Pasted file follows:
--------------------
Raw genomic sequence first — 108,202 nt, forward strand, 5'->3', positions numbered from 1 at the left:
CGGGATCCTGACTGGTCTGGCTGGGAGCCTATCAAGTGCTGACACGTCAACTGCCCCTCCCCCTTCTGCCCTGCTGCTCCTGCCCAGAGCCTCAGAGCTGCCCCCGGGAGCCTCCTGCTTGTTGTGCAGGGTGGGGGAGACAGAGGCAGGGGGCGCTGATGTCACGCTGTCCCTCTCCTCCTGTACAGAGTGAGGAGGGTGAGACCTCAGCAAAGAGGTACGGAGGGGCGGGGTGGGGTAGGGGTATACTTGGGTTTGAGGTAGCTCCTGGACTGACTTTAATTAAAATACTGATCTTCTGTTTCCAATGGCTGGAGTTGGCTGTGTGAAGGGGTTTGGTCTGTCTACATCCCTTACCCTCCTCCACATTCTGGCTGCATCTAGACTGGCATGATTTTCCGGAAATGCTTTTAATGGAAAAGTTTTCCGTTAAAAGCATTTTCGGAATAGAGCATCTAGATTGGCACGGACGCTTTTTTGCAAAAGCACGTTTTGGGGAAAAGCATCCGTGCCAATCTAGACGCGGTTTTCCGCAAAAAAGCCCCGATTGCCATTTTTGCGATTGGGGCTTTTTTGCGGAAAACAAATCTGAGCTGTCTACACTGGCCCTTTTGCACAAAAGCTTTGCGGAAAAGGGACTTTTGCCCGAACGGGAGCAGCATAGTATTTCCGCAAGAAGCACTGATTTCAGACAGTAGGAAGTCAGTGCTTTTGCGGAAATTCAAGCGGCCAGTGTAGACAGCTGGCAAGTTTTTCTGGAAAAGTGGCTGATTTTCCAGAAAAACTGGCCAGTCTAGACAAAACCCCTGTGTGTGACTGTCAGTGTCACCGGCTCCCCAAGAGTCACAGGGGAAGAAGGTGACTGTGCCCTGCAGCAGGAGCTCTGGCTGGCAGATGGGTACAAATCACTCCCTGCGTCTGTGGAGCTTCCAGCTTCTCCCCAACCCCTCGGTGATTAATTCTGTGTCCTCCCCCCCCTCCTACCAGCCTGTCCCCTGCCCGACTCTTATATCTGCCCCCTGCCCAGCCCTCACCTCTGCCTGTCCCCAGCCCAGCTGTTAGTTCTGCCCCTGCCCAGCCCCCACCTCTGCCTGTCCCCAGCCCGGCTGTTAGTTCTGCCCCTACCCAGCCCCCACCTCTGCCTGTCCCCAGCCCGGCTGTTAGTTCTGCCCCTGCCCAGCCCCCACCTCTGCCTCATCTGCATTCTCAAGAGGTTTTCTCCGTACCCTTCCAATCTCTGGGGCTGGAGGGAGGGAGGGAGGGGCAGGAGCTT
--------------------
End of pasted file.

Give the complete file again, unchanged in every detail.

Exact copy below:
Raw genomic sequence first — 108,202 nt, forward strand, 5'->3', positions numbered from 1 at the left:
CGGGATCCTGACTGGTCTGGCTGGGAGCCTATCAAGTGCTGACACGTCAACTGCCCCTCCCCCTTCTGCCCTGCTGCTCCTGCCCAGAGCCTCAGAGCTGCCCCCGGGAGCCTCCTGCTTGTTGTGCAGGGTGGGGGAGACAGAGGCAGGGGGCGCTGATGTCACGCTGTCCCTCTCCTCCTGTACAGAGTGAGGAGGGTGAGACCTCAGCAAAGAGGTACGGAGGGGCGGGGTGGGGTAGGGGTATACTTGGGTTTGAGGTAGCTCCTGGACTGACTTTAATTAAAATACTGATCTTCTGTTTCCAATGGCTGGAGTTGGCTGTGTGAAGGGGTTTGGTCTGTCTACATCCCTTACCCTCCTCCACATTCTGGCTGCATCTAGACTGGCATGATTTTCCGGAAATGCTTTTAATGGAAAAGTTTTCCGTTAAAAGCATTTTCGGAATAGAGCATCTAGATTGGCACGGACGCTTTTTTGCAAAAGCACGTTTTGGGGAAAAGCATCCGTGCCAATCTAGACGCGGTTTTCCGCAAAAAAGCCCCGATTGCCATTTTTGCGATTGGGGCTTTTTTGCGGAAAACAAATCTGAGCTGTCTACACTGGCCCTTTTGCACAAAAGCTTTGCGGAAAAGGGACTTTTGCCCGAACGGGAGCAGCATAGTATTTCCGCAAGAAGCACTGATTTCAGACAGTAGGAAGTCAGTGCTTTTGCGGAAATTCAAGCGGCCAGTGTAGACAGCTGGCAAGTTTTTCTGGAAAAGTGGCTGATTTTCCAGAAAAACTGGCCAGTCTAGACAAAACCCCTGTGTGTGACTGTCAGTGTCACCGGCTCCCCAAGAGTCACAGGGGAAGAAGGTGACTGTGCCCTGCAGCAGGAGCTCTGGCTGGCAGATGGGTACAAATCACTCCCTGCGTCTGTGGAGCTTCCAGCTTCTCCCCAACCCCTCGGTGATTAATTCTGTGTCCTCCCCCCCCTCCTACCAGCCTGTCCCCTGCCCGACTCTTATATCTGCCCCCTGCCCAGCCCTCACCTCTGCCTGTCCCCAGCCCAGCTGTTAGTTCTGCCCCTGCCCAGCCCCCACCTCTGCCTGTCCCCAGCCCGGCTGTTAGTTCTGCCCCTACCCAGCCCCCACCTCTGCCTGTCCCCAGCCCGGCTGTTAGTTCTGCCCCTGCCCAGCCCCCACCTCTGCCTCATCTGCATTCTCAAGAGGTTTTCTCCGTACCCTTCCAATCTCTGGGGCTGGAGGGAGGGAGGGAGGGGCAGGAGCTT